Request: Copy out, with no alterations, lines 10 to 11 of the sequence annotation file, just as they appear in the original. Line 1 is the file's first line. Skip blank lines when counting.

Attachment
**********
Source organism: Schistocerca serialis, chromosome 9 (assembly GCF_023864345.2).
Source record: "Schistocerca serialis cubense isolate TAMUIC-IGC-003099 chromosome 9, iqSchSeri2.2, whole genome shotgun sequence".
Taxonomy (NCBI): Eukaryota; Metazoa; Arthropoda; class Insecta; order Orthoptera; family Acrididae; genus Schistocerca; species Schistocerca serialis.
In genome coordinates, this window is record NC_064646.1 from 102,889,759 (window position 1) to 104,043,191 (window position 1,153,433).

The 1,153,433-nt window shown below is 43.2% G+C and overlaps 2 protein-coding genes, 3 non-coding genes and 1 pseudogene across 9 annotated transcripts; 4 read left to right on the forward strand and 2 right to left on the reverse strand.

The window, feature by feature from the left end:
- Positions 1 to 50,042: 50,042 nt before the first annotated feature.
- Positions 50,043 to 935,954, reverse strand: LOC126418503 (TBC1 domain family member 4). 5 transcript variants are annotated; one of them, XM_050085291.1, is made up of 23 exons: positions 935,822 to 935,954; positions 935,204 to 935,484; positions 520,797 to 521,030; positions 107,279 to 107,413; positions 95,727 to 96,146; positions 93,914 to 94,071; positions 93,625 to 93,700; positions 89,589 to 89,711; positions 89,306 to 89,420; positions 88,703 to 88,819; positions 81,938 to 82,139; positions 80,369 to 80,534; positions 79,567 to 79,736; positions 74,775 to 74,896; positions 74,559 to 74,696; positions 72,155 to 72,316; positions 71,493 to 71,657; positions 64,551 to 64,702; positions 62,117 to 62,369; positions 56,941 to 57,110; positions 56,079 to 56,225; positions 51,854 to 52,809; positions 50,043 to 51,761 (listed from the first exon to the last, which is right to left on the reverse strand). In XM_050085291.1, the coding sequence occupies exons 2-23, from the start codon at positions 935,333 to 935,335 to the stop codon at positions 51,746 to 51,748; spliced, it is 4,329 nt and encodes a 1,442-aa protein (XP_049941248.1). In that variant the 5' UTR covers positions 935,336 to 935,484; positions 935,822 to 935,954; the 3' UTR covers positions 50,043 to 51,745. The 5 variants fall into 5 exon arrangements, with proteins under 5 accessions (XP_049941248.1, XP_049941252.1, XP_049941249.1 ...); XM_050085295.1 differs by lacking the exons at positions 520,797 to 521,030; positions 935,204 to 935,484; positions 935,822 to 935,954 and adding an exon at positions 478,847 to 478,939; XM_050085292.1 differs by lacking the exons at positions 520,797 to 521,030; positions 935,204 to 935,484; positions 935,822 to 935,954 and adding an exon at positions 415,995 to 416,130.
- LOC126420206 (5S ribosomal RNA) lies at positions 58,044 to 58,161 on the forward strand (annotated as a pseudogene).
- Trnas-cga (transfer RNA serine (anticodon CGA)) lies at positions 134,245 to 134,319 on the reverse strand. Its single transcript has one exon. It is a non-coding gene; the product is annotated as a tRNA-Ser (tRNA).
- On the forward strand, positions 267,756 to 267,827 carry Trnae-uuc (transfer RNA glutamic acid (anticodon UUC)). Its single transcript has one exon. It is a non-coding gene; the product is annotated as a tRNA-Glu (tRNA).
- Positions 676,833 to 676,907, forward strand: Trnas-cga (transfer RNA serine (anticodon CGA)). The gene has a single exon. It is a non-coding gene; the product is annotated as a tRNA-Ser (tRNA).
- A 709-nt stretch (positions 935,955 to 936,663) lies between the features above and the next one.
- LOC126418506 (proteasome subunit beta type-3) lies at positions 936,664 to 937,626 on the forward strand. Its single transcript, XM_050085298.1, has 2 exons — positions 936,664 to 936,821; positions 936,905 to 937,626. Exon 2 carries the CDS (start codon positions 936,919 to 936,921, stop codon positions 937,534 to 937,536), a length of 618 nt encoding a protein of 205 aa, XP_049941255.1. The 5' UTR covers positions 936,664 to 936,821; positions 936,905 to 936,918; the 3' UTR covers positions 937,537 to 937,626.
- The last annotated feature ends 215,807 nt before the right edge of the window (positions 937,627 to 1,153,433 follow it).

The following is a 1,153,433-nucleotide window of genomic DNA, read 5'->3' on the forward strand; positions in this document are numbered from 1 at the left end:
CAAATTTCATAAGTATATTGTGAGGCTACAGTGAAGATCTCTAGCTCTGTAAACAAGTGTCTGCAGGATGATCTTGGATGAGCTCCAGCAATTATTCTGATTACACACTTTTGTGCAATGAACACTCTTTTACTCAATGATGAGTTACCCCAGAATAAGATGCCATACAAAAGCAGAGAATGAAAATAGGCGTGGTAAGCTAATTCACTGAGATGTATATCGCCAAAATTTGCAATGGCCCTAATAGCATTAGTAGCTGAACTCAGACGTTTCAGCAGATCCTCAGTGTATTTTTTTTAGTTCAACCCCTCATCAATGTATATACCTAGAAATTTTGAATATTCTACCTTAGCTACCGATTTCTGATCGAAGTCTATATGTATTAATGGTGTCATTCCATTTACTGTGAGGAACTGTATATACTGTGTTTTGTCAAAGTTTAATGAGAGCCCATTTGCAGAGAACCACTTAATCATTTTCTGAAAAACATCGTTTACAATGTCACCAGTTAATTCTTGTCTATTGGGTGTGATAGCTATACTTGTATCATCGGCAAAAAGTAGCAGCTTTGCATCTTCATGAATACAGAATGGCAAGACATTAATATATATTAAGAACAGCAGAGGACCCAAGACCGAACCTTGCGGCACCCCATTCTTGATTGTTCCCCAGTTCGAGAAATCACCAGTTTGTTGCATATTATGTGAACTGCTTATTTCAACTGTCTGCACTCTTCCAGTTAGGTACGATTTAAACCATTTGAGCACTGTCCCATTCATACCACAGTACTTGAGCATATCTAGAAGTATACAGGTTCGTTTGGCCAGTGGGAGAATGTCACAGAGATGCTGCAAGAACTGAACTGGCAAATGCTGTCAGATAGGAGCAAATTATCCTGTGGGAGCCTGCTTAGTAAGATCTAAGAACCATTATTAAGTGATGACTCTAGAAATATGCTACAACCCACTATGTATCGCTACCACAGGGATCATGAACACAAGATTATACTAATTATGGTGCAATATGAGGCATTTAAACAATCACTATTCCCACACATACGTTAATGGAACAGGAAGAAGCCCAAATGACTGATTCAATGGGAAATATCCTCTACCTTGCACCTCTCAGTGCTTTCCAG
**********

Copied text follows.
- Trnas-cga (transfer RNA serine (anticodon CGA)) lies at positions 134,245 to 134,319 on the reverse strand. Its single transcript has one exon. It is a non-coding gene; the product is annotated as a tRNA-Ser (tRNA).
- On the forward strand, positions 267,756 to 267,827 carry Trnae-uuc (transfer RNA glutamic acid (anticodon UUC)). Its single transcript has one exon. It is a non-coding gene; the product is annotated as a tRNA-Glu (tRNA).